Against the backdrop of an aggressive upgrade marketing push for Windows 7, it is still a somewhat remarkable statistic to note that essentially 50 percent of PCs still use Windows XP as their operating system. While adoption and migration is certainly on the rise, the large XP contingent begs the question: Why have they not converted from a 10-year-old operating system, given all the capabilities of Windows 7? And, equally important — with Windows 8 looming on the horizon — what should businesses do in terms of taking the upgrade plunge? When? And how?

The Wait for 8

At the earliest, Windows 8 is due to arrive in late 2012. Early previews indicate that there will be evolutionary improvements to Windows 7, but nowhere near the magnitude of changes implemented with WindowsXP.

The Windows 7 features provide a significantly better computing experience for both the user and the IT manager: support for more powerful 64-bit processors, a sleek interface with personalisation capability, better multimedia support, improved security, integration with management tools and improved support for peripheral devices. Since its introduction in October 2009, Windows 7 has proven to be a stable platform for business users and a vast improvement over its predecessor, Windows Vista.

The biggest barriers to Windows 7 (or 8) migration are complexity, cost and the fear that business operations will be disrupted. To plan and execute an upgrade as significant as Windows 7 is no small feat. It requires a concerted planning effort and a clear understanding of the associated expenses. Then there are the implementation challenges such as application compatibility issues, managing personal profiles, and new requirements, such as the increasing use of social media in a business framework.

It’s also a huge time investment — particularly as the scale and sprawl of the computer system/network increases. And it’s not just an enterprise problem: Smaller businesses have all of the same technical problems and headaches that an enterprise IT department does, only with fewer resources.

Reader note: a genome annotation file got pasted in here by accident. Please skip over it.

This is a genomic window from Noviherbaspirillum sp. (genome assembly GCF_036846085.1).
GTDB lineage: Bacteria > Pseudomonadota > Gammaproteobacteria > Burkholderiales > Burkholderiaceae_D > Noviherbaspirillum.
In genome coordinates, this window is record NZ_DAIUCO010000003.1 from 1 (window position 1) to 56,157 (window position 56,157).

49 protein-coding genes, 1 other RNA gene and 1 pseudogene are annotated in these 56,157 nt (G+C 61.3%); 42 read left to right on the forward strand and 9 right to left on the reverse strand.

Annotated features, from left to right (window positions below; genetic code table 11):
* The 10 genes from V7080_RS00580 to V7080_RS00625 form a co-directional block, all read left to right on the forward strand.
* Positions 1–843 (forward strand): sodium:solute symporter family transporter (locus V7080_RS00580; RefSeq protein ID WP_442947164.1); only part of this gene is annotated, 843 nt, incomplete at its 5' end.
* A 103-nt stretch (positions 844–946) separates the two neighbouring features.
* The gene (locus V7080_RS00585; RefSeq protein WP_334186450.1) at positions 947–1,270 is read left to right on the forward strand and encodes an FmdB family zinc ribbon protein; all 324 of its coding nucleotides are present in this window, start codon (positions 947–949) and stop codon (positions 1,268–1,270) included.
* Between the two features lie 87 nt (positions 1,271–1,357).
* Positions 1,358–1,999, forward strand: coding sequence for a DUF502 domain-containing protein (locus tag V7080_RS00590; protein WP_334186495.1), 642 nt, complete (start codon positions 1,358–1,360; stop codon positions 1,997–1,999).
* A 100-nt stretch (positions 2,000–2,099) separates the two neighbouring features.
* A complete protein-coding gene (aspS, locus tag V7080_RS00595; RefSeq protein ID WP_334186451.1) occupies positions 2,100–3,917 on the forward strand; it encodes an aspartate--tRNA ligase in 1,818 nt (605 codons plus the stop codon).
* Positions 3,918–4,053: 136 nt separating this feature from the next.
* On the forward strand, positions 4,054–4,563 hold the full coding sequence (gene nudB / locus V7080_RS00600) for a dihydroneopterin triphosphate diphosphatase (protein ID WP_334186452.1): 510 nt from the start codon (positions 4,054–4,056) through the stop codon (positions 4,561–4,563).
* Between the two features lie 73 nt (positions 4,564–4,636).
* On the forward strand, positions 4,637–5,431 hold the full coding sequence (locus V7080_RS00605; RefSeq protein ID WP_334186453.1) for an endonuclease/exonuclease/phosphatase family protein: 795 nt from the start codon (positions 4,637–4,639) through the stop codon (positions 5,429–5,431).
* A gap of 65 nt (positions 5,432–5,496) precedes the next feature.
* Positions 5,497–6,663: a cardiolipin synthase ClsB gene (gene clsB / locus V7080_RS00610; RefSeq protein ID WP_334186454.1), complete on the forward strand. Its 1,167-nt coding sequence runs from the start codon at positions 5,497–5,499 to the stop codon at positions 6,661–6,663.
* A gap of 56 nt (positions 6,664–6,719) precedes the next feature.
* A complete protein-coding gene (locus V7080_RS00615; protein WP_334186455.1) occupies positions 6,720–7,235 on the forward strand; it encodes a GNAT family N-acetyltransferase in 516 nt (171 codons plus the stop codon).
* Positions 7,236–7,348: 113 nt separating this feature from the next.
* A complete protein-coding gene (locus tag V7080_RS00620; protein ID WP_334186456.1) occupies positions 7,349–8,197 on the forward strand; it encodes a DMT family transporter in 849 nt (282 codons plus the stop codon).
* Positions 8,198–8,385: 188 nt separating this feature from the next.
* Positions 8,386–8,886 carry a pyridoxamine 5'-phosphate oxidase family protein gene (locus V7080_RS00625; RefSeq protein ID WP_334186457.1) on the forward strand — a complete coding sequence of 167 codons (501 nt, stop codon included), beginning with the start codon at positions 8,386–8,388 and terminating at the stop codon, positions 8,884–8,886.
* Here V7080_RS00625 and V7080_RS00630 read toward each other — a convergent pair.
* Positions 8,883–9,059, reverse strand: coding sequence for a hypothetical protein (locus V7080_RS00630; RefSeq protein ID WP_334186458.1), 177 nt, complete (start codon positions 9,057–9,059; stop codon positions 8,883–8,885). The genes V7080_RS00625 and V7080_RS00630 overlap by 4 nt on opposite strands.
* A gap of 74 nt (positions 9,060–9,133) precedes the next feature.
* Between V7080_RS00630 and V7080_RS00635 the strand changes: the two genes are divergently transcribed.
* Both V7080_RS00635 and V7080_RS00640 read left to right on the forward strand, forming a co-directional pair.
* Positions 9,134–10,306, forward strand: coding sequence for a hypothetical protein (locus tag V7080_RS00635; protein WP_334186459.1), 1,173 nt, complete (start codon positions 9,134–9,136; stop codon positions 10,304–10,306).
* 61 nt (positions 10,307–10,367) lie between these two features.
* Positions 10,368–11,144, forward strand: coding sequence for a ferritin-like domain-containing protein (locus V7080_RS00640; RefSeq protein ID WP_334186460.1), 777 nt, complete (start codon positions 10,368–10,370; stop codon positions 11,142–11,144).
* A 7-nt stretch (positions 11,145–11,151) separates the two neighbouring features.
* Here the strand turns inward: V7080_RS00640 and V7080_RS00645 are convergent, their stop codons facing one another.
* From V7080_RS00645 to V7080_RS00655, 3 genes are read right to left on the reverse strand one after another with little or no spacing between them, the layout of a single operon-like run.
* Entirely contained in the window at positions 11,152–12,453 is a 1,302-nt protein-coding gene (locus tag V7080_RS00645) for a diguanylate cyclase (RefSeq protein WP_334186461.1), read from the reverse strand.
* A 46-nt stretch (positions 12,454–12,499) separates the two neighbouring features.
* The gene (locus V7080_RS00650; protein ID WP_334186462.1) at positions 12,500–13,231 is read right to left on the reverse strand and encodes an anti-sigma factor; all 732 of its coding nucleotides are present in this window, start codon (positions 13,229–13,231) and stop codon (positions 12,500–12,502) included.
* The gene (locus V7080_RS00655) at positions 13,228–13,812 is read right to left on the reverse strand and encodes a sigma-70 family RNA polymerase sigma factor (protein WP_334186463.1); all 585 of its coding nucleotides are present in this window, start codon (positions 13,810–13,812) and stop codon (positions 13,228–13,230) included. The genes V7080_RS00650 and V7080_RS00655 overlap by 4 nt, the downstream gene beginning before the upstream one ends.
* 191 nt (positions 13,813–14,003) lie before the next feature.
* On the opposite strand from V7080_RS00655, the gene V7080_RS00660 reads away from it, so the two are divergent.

When evaluating options for an OS upgrade, there are really three key questions that define the challenge:

  • Complexity: How hard is it to perform from a technical point of view?
  • Cost: How much is the hard dollar cost for hardware and software – and what are the recurring soft-dollar costs in terms of IT support?
  • Maintenance: How easy is the new solution to maintain?

Among all the different products and vendors who provide upgrade solutions, there are basically only three core approaches to managing an OS upgrade:

  • Physically migrate the new OS on to each PC. This approach certainly gives a lot of direct control over the upgrade process to the IT administrator, but often at a prohibitive cost. Each machine has to be individually backed up, re-imaged, tested and then put back into the user’s hands. This becomes an increasingly expensive and time-consuming process when multiple offices (or even global operations) are concerned. Against all three of the key criteria (complexity, cost, maintenance), this approach only really presents itself as feasible for businesses with massive IT support capabilities and the strategic need to physically manage every PC.